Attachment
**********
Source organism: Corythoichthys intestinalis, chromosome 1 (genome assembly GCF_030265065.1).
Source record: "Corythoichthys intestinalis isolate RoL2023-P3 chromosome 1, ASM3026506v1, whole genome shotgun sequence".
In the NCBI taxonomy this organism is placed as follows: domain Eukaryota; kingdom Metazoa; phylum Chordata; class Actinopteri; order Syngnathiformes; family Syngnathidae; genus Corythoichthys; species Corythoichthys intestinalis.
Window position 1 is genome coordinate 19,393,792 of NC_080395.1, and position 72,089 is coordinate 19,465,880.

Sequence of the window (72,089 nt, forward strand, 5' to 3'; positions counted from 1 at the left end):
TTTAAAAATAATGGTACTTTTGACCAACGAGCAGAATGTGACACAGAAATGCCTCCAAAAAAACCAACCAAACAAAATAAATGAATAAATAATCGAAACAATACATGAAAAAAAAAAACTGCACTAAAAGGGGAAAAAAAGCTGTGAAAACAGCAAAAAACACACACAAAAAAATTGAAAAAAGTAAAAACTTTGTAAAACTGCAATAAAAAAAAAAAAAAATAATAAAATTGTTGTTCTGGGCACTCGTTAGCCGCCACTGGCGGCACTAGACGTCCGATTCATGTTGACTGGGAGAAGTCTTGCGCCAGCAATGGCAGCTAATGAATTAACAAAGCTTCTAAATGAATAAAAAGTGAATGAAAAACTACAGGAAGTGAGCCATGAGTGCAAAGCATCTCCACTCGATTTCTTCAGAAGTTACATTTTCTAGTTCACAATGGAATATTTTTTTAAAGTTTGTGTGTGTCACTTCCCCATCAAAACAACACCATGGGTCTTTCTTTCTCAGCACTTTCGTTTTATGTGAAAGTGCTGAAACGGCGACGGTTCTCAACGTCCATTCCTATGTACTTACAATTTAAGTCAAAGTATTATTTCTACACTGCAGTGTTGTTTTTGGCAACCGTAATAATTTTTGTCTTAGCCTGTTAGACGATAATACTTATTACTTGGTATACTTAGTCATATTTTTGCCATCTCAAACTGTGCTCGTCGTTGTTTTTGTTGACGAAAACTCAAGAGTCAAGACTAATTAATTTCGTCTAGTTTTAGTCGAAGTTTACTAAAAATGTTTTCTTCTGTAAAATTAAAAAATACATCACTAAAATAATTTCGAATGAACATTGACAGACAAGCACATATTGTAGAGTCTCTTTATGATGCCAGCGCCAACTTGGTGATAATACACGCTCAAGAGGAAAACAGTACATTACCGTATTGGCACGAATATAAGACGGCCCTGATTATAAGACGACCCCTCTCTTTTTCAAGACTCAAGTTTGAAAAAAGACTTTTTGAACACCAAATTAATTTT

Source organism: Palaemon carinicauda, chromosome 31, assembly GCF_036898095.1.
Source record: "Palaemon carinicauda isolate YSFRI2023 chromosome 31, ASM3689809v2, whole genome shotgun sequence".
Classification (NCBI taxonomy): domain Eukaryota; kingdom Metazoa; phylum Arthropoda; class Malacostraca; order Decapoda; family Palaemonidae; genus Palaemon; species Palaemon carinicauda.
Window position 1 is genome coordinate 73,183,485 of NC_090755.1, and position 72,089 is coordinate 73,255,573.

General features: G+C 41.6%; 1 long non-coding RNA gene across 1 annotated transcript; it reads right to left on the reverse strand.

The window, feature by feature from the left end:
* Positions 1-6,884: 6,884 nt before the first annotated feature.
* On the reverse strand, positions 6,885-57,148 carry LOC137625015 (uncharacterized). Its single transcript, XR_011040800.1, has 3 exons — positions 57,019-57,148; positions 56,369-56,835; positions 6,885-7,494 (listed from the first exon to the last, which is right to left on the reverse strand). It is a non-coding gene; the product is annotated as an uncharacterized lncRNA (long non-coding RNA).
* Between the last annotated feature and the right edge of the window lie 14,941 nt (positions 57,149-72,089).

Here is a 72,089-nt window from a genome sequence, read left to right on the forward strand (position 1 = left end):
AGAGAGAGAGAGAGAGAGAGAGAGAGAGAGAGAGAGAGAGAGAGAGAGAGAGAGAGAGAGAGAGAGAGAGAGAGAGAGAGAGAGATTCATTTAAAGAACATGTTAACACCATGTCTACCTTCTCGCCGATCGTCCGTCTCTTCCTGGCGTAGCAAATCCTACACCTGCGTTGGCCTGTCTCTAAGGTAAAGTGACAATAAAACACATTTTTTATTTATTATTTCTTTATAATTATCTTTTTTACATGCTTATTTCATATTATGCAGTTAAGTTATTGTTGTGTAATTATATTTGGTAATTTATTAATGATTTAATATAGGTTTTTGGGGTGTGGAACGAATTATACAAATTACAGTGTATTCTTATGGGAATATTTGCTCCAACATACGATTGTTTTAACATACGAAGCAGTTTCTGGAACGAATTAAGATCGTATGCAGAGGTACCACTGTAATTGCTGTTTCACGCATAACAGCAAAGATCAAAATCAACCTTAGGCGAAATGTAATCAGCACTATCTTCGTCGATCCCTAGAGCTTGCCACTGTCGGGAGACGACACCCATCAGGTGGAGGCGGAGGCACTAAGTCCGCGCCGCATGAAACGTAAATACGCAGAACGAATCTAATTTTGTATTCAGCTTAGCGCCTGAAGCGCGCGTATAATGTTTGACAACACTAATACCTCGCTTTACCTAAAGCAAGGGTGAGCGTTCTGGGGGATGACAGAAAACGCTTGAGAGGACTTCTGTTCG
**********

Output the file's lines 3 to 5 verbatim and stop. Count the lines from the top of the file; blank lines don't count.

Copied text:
In the NCBI taxonomy this organism is placed as follows: domain Eukaryota; kingdom Metazoa; phylum Chordata; class Actinopteri; order Syngnathiformes; family Syngnathidae; genus Corythoichthys; species Corythoichthys intestinalis.
Window position 1 is genome coordinate 19,393,792 of NC_080395.1, and position 72,089 is coordinate 19,465,880.

Sequence of the window (72,089 nt, forward strand, 5' to 3'; positions counted from 1 at the left end):